Unit 4 Information technology
be addicted to沉迷
a variety of各种各样的
VR(Virtual Reality) 虚拟现实
AR(Augmented Reality) 增强现实
MR(Mixed Reality) 混合现实
be concerned with关心……
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Reading Club 2
The avatar you choose says a lot about you. The article will help you understand your choice of avatars better.
When you are online, you can be anyone or anything. You can create your own image and a new personality. These digital identities, known as avatars, are a key part of how people use the Internet to communicate and express themselves.
The first simple 2D avatars appeared in role-playing computer games in the 1980s. Yet, very few people knew that future avatars would have such a wide variety of forms and uses. By the late1990s, they had been used in web chats like instant messenger.
When people started creating their own avatars, they discovered that they were going to have the power to create new identities that did not look or act like their real selves at all. They could dress their avatars in fancy clothes, or they could try being someone of the opposite sex, and call themselves “Andy” instead of “Anna”! When Internet users realised that their avatars would be seen by many people, not just their friends, they started having more than one avatar: a sensible one for work; a friendly, good-looking one for meeting people; and a silly one for having fun. Avatars let you express yourself and they give you lots of room for creativity.
Of course, the avatar you choose says a lot about your personality. If your blog avatar is a picture of a cute cat, your message is “I like relaxing and having fun”. Well-known cartoon characters or laughing monkeys say “I’m a really funny person”. Most people create avatars that have similar features to their personalities and that look more or less like them and act like them. However, nearly all avatars are tall, young and nice-looking, so people obviously make their avatars look better than they do in real life. They also experiment with things like different hairstyles—which says a lot, perhaps, about what they want to look like.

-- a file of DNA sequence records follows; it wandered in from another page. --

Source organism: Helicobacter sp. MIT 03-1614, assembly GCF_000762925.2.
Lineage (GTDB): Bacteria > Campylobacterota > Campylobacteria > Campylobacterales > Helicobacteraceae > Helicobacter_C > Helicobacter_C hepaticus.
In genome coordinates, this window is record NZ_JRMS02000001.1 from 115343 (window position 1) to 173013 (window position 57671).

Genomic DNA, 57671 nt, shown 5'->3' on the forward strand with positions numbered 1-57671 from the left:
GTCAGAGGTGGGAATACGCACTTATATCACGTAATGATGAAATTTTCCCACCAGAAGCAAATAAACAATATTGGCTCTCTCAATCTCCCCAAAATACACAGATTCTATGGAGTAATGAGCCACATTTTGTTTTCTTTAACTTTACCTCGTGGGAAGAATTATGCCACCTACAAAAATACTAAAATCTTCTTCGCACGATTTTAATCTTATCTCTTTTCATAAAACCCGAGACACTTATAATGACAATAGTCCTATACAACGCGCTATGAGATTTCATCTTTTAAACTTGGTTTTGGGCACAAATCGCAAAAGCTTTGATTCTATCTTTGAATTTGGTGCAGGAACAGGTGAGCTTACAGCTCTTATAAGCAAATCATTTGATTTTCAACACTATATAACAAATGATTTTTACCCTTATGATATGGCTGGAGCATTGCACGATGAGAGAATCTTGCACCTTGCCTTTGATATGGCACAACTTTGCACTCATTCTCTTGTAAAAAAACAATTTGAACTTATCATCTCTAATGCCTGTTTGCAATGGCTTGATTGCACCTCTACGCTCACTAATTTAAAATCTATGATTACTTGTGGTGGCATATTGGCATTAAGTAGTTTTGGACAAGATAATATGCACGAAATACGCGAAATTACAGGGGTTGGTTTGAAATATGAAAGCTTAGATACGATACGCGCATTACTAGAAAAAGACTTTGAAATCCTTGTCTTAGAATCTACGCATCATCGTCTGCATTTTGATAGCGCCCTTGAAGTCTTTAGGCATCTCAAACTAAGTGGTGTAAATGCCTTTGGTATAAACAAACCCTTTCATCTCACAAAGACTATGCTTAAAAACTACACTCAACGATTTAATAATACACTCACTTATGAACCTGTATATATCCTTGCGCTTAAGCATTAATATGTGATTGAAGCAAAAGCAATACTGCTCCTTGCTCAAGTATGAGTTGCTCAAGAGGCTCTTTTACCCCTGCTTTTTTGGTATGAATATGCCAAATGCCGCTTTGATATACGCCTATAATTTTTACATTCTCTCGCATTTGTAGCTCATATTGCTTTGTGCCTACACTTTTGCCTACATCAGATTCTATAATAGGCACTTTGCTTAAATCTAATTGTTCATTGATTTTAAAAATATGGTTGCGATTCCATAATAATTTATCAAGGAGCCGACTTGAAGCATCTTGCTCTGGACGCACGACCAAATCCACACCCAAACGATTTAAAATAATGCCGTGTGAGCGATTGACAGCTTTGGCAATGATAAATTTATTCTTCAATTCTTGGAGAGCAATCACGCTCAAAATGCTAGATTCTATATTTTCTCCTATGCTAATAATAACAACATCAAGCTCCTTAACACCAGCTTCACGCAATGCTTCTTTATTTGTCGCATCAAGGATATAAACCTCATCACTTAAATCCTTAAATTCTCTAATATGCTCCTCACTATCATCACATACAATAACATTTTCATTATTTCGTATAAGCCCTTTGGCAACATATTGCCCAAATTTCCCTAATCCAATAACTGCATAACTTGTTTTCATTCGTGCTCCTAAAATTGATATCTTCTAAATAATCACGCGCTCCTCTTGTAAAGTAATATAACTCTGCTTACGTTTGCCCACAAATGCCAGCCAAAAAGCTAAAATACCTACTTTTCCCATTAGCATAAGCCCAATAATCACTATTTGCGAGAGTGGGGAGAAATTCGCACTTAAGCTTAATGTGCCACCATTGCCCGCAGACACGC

Nowadays, avatars are everywhere. In most web chats, people choose an avatar from a selection of ready-made images, or create their own images. You can also use avatars that move around and talk when you type in your message. The avatars in online worlds can talk, walk and fly around, meet people, go shopping and attend classes.
The use of avatars has also caused a few concerns. Some users worry that they are spending so much time in virtual worlds that they are becoming afraid of meeting people in the real world. The use of several avatars can also be a risk, as people can use avatars to cheat others online. However, other users view avatars in a more positive light. They look forward to a time when their avatar will act like a real person and travel around bigger, more exciting virtual worlds.
The Internet Harms Friendships
While the Internet can bring people closer together, it can also harm friendships.
Firstly, talking online is no replacement for face-to-face Robert contact—images really cannot replace a real-life smile or hug. According to a parenting expert, Denise Daniels, communicating through a screen makes it more difficult for children to concentrate or show kindness to others. As we know, important social skills are developed through direct contact with other people. It is these skills that enable us to develop lifelong friendships.
Secondly, the Internet can make people self-centred—not thinking of anyone or anything but themselves. For example, instead of having proper conversations with their friends, some people are only concerned with their online popularity—How many “likes” did I get? How many followers do I have?—though we know that the number of “likes” or followers cannot compare to having long-term and rewarding friendships. In addition, a lot of the content posted on social media is shallow or trivial. Posts about funny cat images do not necessarily help form meaningful relationships.
Thirdly, online relationships may not be what they appear to be. Friendships are built on the basis of trust, and with online communication you can never be 100 percent sure that the people you are chatting to is being honest about who they are. Because of this, going online can be particularly dangerous for people who are easily influenced or too trusting.
In my opinion, friends should focus more on face-to-face communication, and less on online communication. This is the best way to maintain healthy relationships.
The Internet Helps Friendships
The Internet can help develop friendships in many ways.
Firstly, the Internet makes communication much more convenient. You can stay in touch with friends no matter where you are or what you are doing. Using a smartphone, a tablet or a computer, you can be in contact at home and also when you are on the move.